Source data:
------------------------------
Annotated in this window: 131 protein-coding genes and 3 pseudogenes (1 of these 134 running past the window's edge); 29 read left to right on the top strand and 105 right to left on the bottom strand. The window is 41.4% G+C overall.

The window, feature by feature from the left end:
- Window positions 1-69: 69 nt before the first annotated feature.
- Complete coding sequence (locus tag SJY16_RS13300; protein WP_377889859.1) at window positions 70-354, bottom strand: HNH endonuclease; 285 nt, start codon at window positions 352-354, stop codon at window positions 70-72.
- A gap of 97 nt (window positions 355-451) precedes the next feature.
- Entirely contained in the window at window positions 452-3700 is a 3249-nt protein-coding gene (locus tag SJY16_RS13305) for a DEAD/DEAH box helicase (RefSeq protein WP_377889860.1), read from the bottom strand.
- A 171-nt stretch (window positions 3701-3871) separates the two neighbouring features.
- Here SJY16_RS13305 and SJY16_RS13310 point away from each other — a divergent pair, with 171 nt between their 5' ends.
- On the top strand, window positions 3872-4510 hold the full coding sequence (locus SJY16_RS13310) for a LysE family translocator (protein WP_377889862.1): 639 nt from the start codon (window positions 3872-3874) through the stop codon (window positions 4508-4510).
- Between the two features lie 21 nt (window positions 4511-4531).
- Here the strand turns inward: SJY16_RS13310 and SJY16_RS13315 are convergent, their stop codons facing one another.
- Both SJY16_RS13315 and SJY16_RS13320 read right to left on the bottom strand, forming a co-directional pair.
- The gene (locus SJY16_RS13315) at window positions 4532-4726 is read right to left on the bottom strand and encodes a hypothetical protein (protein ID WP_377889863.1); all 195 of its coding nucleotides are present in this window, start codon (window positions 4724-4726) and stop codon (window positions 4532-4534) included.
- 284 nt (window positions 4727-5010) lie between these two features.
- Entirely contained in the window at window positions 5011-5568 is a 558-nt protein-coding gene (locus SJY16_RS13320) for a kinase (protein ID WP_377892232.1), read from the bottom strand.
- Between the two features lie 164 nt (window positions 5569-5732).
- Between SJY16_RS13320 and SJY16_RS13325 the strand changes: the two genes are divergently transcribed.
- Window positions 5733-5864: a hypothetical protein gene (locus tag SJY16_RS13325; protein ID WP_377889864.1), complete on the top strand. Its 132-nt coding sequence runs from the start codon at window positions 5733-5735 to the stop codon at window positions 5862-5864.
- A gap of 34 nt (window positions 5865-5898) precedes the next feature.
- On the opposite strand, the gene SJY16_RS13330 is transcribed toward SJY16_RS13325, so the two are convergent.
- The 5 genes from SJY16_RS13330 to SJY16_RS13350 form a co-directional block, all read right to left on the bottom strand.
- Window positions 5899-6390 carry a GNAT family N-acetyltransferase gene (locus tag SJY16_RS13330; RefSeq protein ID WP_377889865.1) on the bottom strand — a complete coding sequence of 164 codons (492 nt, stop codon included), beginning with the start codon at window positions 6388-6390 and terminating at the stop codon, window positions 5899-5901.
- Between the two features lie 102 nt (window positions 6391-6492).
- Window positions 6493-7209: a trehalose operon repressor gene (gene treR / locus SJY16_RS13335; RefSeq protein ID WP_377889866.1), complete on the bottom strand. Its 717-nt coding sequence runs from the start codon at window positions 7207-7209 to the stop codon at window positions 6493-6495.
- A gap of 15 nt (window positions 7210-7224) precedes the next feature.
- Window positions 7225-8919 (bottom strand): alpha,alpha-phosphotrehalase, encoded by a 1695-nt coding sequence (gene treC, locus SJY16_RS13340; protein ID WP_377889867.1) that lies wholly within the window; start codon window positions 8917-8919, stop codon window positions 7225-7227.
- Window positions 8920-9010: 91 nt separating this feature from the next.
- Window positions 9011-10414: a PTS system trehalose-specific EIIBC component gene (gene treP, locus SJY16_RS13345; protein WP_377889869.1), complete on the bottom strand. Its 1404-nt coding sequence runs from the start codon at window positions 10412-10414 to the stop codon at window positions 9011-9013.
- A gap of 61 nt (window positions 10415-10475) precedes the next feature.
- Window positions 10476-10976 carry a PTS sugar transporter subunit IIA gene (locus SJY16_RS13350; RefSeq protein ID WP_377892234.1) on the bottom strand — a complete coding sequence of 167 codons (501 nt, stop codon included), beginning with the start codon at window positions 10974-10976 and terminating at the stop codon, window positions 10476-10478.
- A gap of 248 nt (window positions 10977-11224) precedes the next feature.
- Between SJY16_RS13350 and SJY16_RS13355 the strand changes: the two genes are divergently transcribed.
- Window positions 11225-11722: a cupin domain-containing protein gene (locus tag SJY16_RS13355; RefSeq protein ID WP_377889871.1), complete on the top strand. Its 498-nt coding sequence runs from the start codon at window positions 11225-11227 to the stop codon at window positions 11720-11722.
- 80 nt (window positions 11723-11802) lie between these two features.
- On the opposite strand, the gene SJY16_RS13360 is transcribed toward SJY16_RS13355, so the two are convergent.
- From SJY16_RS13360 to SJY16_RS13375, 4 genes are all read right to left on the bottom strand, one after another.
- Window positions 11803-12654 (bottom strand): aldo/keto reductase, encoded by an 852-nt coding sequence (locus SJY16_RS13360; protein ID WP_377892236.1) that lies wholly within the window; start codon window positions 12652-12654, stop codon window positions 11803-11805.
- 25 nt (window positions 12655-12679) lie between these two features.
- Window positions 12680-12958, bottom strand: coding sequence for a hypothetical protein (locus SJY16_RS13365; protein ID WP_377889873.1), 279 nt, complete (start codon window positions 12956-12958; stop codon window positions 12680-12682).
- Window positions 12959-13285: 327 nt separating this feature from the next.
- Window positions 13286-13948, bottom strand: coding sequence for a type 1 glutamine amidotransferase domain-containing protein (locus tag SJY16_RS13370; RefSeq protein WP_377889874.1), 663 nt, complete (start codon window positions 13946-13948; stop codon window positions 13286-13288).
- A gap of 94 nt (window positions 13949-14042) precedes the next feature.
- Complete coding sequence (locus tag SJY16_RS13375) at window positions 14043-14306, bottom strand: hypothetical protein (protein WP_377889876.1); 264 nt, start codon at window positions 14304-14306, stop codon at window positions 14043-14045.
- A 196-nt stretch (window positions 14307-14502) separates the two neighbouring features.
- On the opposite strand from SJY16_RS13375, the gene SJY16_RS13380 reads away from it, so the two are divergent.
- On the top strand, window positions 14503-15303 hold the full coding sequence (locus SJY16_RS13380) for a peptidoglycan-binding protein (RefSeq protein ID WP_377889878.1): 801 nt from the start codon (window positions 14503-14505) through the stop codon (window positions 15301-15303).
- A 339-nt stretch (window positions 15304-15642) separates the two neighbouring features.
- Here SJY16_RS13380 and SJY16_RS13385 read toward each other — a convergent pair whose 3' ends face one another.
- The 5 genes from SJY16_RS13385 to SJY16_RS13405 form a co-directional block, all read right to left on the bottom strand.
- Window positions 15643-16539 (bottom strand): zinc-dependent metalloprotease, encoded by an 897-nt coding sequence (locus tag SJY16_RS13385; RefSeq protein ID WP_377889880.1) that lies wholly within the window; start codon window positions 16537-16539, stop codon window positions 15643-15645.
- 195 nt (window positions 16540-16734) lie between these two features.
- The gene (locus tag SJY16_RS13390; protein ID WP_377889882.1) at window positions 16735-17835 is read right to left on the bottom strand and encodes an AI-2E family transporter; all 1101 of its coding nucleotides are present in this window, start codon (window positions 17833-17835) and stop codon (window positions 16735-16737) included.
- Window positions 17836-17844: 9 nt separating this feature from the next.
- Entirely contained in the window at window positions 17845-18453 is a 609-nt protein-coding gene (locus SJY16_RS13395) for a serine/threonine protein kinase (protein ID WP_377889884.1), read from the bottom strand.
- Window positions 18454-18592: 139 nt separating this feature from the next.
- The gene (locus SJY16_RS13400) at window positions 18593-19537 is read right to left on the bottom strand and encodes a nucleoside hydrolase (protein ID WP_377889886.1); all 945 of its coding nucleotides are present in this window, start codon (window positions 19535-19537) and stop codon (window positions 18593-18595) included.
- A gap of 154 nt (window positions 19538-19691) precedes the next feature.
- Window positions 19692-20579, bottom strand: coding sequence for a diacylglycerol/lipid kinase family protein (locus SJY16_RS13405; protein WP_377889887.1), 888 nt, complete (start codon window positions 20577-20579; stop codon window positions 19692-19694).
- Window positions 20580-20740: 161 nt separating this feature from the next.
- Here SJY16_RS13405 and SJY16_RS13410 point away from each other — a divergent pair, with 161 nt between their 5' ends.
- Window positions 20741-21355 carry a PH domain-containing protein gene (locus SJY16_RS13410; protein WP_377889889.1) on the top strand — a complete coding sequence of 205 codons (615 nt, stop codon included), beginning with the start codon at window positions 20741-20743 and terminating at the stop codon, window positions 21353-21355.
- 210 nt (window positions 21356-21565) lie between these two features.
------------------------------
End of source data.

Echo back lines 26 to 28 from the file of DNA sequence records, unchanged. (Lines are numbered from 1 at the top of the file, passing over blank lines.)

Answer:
- Window positions 7225-8919 (bottom strand): alpha,alpha-phosphotrehalase, encoded by a 1695-nt coding sequence (gene treC, locus SJY16_RS13340; protein ID WP_377889867.1) that lies wholly within the window; start codon window positions 8917-8919, stop codon window positions 7225-7227.
- Window positions 8920-9010: 91 nt separating this feature from the next.
- Window positions 9011-10414: a PTS system trehalose-specific EIIBC component gene (gene treP, locus SJY16_RS13345; protein WP_377889869.1), complete on the bottom strand. Its 1404-nt coding sequence runs from the start codon at window positions 10412-10414 to the stop codon at window positions 9011-9013.